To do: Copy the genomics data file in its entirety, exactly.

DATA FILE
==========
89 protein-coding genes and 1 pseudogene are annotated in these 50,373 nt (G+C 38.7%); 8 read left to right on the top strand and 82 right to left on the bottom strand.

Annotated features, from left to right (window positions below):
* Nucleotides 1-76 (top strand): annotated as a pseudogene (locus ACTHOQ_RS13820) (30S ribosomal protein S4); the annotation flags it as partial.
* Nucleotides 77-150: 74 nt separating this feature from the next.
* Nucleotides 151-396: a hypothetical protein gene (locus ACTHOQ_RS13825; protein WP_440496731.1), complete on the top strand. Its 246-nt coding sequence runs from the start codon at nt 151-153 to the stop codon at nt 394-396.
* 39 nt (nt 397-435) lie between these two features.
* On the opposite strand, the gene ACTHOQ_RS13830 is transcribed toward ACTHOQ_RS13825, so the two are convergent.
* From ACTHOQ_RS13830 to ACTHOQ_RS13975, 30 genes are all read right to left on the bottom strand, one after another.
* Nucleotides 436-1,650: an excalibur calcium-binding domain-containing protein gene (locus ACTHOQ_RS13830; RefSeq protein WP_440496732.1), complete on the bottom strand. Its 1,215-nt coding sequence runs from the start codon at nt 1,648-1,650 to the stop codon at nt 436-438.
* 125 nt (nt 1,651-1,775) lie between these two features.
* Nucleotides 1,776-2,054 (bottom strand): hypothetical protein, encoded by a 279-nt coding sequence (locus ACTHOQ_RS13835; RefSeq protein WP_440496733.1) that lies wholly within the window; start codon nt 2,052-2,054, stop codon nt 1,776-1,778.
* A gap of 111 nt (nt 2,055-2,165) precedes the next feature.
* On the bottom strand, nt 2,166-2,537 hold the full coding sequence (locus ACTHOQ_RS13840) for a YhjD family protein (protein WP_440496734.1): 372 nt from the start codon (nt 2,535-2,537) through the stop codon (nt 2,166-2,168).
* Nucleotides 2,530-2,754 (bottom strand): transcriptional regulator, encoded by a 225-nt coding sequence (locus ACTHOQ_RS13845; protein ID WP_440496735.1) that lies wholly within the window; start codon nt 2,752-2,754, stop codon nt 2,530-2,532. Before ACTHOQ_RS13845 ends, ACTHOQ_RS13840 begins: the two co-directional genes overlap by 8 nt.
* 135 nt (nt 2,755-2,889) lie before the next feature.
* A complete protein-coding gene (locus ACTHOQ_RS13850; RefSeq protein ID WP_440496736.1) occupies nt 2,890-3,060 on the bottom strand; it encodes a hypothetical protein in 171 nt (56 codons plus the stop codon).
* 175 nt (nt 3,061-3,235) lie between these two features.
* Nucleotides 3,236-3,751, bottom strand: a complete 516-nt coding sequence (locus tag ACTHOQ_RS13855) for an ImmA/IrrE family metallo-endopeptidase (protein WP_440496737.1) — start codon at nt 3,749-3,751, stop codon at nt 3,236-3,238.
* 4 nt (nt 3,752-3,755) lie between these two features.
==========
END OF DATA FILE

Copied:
89 protein-coding genes and 1 pseudogene are annotated in these 50,373 nt (G+C 38.7%); 8 read left to right on the top strand and 82 right to left on the bottom strand.

Annotated features, from left to right (window positions below):
* Nucleotides 1-76 (top strand): annotated as a pseudogene (locus ACTHOQ_RS13820) (30S ribosomal protein S4); the annotation flags it as partial.
* Nucleotides 77-150: 74 nt separating this feature from the next.
* Nucleotides 151-396: a hypothetical protein gene (locus ACTHOQ_RS13825; protein WP_440496731.1), complete on the top strand. Its 246-nt coding sequence runs from the start codon at nt 151-153 to the stop codon at nt 394-396.
* 39 nt (nt 397-435) lie between these two features.
* On the opposite strand, the gene ACTHOQ_RS13830 is transcribed toward ACTHOQ_RS13825, so the two are convergent.
* From ACTHOQ_RS13830 to ACTHOQ_RS13975, 30 genes are all read right to left on the bottom strand, one after another.
* Nucleotides 436-1,650: an excalibur calcium-binding domain-containing protein gene (locus ACTHOQ_RS13830; RefSeq protein WP_440496732.1), complete on the bottom strand. Its 1,215-nt coding sequence runs from the start codon at nt 1,648-1,650 to the stop codon at nt 436-438.
* 125 nt (nt 1,651-1,775) lie between these two features.
* Nucleotides 1,776-2,054 (bottom strand): hypothetical protein, encoded by a 279-nt coding sequence (locus ACTHOQ_RS13835; RefSeq protein WP_440496733.1) that lies wholly within the window; start codon nt 2,052-2,054, stop codon nt 1,776-1,778.
* A gap of 111 nt (nt 2,055-2,165) precedes the next feature.
* On the bottom strand, nt 2,166-2,537 hold the full coding sequence (locus ACTHOQ_RS13840) for a YhjD family protein (protein WP_440496734.1): 372 nt from the start codon (nt 2,535-2,537) through the stop codon (nt 2,166-2,168).
* Nucleotides 2,530-2,754 (bottom strand): transcriptional regulator, encoded by a 225-nt coding sequence (locus ACTHOQ_RS13845; protein ID WP_440496735.1) that lies wholly within the window; start codon nt 2,752-2,754, stop codon nt 2,530-2,532. Before ACTHOQ_RS13845 ends, ACTHOQ_RS13840 begins: the two co-directional genes overlap by 8 nt.
* 135 nt (nt 2,755-2,889) lie before the next feature.
* A complete protein-coding gene (locus ACTHOQ_RS13850; RefSeq protein ID WP_440496736.1) occupies nt 2,890-3,060 on the bottom strand; it encodes a hypothetical protein in 171 nt (56 codons plus the stop codon).
* 175 nt (nt 3,061-3,235) lie between these two features.
* Nucleotides 3,236-3,751, bottom strand: a complete 516-nt coding sequence (locus tag ACTHOQ_RS13855) for an ImmA/IrrE family metallo-endopeptidase (protein WP_440496737.1) — start codon at nt 3,749-3,751, stop codon at nt 3,236-3,238.
* 4 nt (nt 3,752-3,755) lie between these two features.